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News
Yemen ceasefire holds amid report of talks between Saudis and Houthis and despite ongoing problems in Taiz

Yemen ceasefire holds amid report of talks between Saudis and Houthis and despite ongoing problems in Taiz

Saudi Arabia and Yemen's Houthi movement (also known as Ansar Allah) have resumed direct talks to discuss security along the kingdom's border and future relations under any peace deal with Yemen, two sources familiar with the matter said on Tuesday, according to a report by Reuters news agency. The virtual talks between senior Saudi and Houthi officials were facilitated by Oman, both sources said, with one adding that there were also plans for a face-to-face meeting in Muscat if there is enough progress. Meanwhile, speaking at a UN Security Council meeting on Yemen, the UN Special Envoy for Yemen, Hans Grundberg welcomed the fact that the truce between the Houthi rebels and the Yemeni government has held, but called for action to open road communications with the city of Taiz.
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Opinion
Opinion: Autonomy within Azerbaijan is not a solution for the future of Karabakh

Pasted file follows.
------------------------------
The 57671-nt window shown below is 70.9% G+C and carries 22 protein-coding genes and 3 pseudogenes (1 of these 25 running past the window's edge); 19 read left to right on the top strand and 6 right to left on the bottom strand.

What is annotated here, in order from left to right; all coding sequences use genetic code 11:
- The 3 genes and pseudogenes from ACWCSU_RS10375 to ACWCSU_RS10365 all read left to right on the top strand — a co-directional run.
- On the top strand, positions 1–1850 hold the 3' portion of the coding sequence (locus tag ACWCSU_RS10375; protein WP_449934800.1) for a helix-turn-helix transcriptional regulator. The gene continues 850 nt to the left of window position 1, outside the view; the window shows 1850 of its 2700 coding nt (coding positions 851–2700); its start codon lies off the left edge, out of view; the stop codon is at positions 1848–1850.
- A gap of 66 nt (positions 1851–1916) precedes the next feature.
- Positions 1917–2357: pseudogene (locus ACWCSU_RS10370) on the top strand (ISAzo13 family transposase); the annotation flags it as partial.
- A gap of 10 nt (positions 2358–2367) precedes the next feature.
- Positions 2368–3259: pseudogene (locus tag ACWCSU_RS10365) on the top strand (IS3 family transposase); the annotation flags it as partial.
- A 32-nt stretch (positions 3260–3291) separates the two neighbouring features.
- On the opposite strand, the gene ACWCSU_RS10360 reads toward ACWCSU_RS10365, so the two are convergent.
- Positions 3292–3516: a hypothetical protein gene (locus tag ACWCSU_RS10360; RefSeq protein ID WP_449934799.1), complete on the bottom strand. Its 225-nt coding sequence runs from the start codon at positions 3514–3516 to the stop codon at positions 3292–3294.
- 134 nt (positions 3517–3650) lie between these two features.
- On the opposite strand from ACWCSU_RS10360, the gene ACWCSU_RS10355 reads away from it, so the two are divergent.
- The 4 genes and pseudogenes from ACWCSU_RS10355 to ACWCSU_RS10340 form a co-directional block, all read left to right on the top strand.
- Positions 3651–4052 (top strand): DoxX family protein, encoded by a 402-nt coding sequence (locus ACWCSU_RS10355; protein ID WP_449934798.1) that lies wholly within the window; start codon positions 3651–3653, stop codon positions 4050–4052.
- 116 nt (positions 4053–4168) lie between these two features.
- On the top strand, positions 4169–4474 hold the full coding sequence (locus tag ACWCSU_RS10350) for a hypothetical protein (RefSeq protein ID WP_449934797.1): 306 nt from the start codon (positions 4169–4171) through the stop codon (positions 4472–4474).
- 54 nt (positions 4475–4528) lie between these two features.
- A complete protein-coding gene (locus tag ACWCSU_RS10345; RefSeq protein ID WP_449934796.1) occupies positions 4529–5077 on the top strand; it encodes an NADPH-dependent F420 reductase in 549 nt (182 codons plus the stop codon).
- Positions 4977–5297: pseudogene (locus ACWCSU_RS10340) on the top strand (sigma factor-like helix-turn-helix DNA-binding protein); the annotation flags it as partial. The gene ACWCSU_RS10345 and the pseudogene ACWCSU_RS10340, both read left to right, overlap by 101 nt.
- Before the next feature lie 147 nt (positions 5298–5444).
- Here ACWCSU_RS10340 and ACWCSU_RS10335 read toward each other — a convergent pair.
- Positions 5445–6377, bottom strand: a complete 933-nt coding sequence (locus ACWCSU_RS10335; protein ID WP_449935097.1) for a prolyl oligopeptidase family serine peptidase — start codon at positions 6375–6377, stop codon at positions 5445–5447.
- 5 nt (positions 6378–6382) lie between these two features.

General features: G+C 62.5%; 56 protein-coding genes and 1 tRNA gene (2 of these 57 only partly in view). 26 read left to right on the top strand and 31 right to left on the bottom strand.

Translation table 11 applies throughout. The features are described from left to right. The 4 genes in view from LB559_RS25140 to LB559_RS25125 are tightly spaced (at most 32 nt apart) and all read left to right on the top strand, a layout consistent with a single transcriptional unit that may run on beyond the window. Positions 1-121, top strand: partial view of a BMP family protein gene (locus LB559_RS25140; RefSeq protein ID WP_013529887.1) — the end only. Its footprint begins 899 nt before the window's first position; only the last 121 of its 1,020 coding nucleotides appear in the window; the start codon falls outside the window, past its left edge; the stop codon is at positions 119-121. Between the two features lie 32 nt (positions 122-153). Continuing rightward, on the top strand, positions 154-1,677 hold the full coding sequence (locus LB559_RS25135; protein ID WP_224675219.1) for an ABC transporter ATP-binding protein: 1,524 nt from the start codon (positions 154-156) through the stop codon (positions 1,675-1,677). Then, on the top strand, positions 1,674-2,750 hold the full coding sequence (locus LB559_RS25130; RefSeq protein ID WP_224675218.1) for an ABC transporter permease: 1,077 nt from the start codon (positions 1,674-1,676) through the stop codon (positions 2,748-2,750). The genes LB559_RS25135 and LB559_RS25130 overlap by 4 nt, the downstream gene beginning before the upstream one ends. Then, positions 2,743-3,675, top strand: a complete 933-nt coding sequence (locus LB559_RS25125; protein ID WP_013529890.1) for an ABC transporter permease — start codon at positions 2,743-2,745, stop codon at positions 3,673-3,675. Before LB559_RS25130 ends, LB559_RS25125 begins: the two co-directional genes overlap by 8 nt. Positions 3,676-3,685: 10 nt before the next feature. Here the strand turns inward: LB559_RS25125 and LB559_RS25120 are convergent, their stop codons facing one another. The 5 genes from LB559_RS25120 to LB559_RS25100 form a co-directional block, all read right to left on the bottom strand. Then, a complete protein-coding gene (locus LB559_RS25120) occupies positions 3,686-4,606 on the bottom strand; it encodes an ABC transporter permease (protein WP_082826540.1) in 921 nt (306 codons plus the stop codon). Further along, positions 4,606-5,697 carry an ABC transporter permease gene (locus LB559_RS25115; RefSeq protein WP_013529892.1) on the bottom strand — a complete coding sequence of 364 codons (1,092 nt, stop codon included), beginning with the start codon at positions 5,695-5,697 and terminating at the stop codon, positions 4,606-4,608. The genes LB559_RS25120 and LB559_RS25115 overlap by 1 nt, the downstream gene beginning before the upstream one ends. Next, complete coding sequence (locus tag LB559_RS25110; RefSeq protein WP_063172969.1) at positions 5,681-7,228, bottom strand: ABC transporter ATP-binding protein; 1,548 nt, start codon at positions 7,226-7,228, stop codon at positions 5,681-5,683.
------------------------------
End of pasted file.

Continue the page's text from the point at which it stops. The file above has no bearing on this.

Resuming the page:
Opinion: Autonomy within Azerbaijan is not a solution for the future of Karabakh

As Armenia and Azerbaijan seek ways in which they can normalise relations between them, the discussion on the future of Nagorno-Karabakh, and particularly of the Armenian population living there, is also gathering pace. On 8 June commonspace.eu published an op-ed by Kamal Makili-Aliyev suggesting autonomy may be one way of moving relations forward. In this counter opinion, Vahagn Avedian disagrees and says that governance problems in Azerbaijan make the prospect of an autonomy within that country unattractive for the Armenian population of Karabakh. He argues that "the only viable path forward is still what the Madrid Principles envisioned, namely granting the Karabakh population the right to determine their future."